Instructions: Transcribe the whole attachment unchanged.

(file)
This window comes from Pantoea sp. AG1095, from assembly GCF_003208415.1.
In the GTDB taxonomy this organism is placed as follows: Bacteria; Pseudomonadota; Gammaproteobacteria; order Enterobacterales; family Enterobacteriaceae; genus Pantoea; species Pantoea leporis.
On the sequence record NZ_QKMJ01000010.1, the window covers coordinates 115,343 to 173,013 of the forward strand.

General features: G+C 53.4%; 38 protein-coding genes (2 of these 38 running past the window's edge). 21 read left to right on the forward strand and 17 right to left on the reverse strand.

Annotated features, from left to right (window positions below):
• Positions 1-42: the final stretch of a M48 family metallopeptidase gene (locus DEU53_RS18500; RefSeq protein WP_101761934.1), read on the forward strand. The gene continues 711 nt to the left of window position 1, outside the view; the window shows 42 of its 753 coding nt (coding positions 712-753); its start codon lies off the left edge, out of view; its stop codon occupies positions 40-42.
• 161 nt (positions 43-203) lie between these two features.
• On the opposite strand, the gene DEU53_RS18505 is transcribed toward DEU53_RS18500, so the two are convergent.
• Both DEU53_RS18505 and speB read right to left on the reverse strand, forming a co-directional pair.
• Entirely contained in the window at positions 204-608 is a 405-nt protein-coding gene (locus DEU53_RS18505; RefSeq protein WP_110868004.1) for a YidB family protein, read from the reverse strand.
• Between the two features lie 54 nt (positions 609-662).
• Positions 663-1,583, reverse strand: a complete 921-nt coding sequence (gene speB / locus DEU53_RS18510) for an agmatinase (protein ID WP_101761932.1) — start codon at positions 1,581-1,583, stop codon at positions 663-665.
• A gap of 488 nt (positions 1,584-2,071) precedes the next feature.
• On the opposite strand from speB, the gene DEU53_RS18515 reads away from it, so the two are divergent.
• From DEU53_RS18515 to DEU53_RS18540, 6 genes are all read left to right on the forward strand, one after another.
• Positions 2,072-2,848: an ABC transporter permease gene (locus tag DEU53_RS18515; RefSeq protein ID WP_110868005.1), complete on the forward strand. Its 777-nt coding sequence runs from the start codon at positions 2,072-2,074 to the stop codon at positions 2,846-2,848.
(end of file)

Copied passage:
This window comes from Pantoea sp. AG1095, from assembly GCF_003208415.1.
In the GTDB taxonomy this organism is placed as follows: Bacteria; Pseudomonadota; Gammaproteobacteria; order Enterobacterales; family Enterobacteriaceae; genus Pantoea; species Pantoea leporis.
On the sequence record NZ_QKMJ01000010.1, the window covers coordinates 115,343 to 173,013 of the forward strand.

General features: G+C 53.4%; 38 protein-coding genes (2 of these 38 running past the window's edge). 21 read left to right on the forward strand and 17 right to left on the reverse strand.

Annotated features, from left to right (window positions below):
• Positions 1-42: the final stretch of a M48 family metallopeptidase gene (locus DEU53_RS18500; RefSeq protein WP_101761934.1), read on the forward strand. The gene continues 711 nt to the left of window position 1, outside the view; the window shows 42 of its 753 coding nt (coding positions 712-753); its start codon lies off the left edge, out of view; its stop codon occupies positions 40-42.
• 161 nt (positions 43-203) lie between these two features.
• On the opposite strand, the gene DEU53_RS18505 is transcribed toward DEU53_RS18500, so the two are convergent.
• Both DEU53_RS18505 and speB read right to left on the reverse strand, forming a co-directional pair.
• Entirely contained in the window at positions 204-608 is a 405-nt protein-coding gene (locus DEU53_RS18505; RefSeq protein WP_110868004.1) for a YidB family protein, read from the reverse strand.
• Between the two features lie 54 nt (positions 609-662).
• Positions 663-1,583, reverse strand: a complete 921-nt coding sequence (gene speB / locus DEU53_RS18510) for an agmatinase (protein ID WP_101761932.1) — start codon at positions 1,581-1,583, stop codon at positions 663-665.
• A gap of 488 nt (positions 1,584-2,071) precedes the next feature.
• On the opposite strand from speB, the gene DEU53_RS18515 reads away from it, so the two are divergent.
• From DEU53_RS18515 to DEU53_RS18540, 6 genes are all read left to right on the forward strand, one after another.
• Positions 2,072-2,848: an ABC transporter permease gene (locus tag DEU53_RS18515; RefSeq protein ID WP_110868005.1), complete on the forward strand. Its 777-nt coding sequence runs from the start codon at positions 2,072-2,074 to the stop codon at positions 2,846-2,848.